Where is home for a T-bird?

By Rahul Garg ‘13

rahulWhile waiting in line to clear U.S. Customs at Newark Liberty International Airport, I glanced at the sign above me that said “Welcome home” referring to U.S. citizens. Since I am a U.S. citizen, I guess the sign applies to me. But having spent the summer in India, I felt a sense of contradiction, “why do I feel as though I had just left home, yet at the same time had arrived home?”

As I waited in line, I tried to rationalize what was running through my mind. Did I just come home or did I leave my home and have now entered a foreign country? As summer begins, T-birds scatter across the globe to travel, do internships, and participate in academic programs. I thought what criteria do other T-birds use to call a place “home”? Is it just an address? If so, is it a permanent or temporary address? Is home the country to which you are a citizen of? What if you are a citizen of more than one country? Is home the country of the passport that you carry? How about where most of your family and loved ones live? The string of questions continued.

Still standing in line, I began to flip through my passport looking at the stamps of the countries that I had visited and thought to myself, “Well regardless of the length of stay in each of these countries, all of them at one point represented a home.” I reflected upon my experience in India and how India was a home to me. During my stay, I met with current T-birds as well as alums. I also had the opportunity to meet with a few of the new incoming T-birds to share my first-year experience and answer questions regarding what to expect in the coming months. Sharing with them my thoughts on what make Thunderbird and its students unique, I referred to one of the school’s statistics symbolizing the strength and breadth of its network, “over 40,000 alumni in a 140 countries”.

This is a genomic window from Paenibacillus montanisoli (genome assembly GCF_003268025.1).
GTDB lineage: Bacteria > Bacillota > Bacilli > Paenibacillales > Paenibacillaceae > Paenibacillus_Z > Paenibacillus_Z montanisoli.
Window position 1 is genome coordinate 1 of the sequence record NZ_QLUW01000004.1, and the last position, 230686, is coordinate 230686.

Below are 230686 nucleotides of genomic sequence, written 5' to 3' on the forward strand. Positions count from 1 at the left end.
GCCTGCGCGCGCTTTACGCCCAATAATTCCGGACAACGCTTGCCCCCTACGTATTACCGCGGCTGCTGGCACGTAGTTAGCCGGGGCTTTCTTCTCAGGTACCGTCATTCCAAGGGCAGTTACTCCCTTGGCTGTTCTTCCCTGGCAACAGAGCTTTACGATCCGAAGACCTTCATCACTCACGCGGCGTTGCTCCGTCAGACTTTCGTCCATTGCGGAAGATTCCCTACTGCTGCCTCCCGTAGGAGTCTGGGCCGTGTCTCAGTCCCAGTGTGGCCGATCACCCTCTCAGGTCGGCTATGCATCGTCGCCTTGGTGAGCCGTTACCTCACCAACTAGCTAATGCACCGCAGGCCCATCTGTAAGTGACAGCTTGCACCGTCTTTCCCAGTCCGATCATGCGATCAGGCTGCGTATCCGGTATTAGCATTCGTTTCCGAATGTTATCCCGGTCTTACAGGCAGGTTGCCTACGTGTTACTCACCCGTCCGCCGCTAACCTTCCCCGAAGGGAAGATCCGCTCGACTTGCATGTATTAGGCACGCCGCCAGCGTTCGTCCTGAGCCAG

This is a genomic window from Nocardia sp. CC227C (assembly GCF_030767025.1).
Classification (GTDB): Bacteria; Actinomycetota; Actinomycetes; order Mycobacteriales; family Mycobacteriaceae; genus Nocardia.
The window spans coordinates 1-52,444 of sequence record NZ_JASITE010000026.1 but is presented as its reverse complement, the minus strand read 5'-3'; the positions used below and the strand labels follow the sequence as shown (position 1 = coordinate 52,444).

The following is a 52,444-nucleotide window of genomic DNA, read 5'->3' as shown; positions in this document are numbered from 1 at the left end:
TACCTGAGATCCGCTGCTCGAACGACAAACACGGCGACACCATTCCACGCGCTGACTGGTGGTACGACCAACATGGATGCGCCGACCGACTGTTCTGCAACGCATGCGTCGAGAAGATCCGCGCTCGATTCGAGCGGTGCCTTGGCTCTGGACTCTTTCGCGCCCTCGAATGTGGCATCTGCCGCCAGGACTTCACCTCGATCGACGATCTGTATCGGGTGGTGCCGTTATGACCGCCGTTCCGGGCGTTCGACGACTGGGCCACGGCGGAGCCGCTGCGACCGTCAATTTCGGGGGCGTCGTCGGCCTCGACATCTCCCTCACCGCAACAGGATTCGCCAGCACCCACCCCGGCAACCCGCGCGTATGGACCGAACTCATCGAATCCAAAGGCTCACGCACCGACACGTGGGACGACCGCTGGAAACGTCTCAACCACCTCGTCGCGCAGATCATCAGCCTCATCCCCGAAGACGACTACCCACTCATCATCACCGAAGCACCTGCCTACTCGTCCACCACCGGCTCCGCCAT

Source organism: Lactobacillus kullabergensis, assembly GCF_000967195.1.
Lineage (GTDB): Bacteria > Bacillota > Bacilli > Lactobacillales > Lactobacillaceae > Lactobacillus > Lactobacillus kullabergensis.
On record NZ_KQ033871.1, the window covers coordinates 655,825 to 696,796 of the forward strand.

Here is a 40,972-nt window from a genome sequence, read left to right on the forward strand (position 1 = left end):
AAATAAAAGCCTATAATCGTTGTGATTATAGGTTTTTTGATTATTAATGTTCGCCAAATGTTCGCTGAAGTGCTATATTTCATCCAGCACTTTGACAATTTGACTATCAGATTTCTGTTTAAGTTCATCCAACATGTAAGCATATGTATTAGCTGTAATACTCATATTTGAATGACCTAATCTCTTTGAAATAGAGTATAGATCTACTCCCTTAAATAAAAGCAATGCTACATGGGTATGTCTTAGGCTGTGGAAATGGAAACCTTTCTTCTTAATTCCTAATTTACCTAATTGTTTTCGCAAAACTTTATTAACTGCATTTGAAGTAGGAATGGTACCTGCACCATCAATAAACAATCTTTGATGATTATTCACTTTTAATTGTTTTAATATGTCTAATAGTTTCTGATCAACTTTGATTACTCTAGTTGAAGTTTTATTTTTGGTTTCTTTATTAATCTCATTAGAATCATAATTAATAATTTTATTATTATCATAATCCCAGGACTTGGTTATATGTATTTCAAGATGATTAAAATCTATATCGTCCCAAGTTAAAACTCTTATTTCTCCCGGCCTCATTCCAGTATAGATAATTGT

Just as I was summoned to the podium by the customs officer, I recalled our school’s motto, a quote by Socrates, “I am neither an Athenian nor a Greek, but a Citizen of the World”. I guess anywhere in the world where a T-bird lives can be considered home by another T-bird.

As the customs officer handed me my documentation, and said “Welcome home”, I thanked him and thought to myself, “I never left.”

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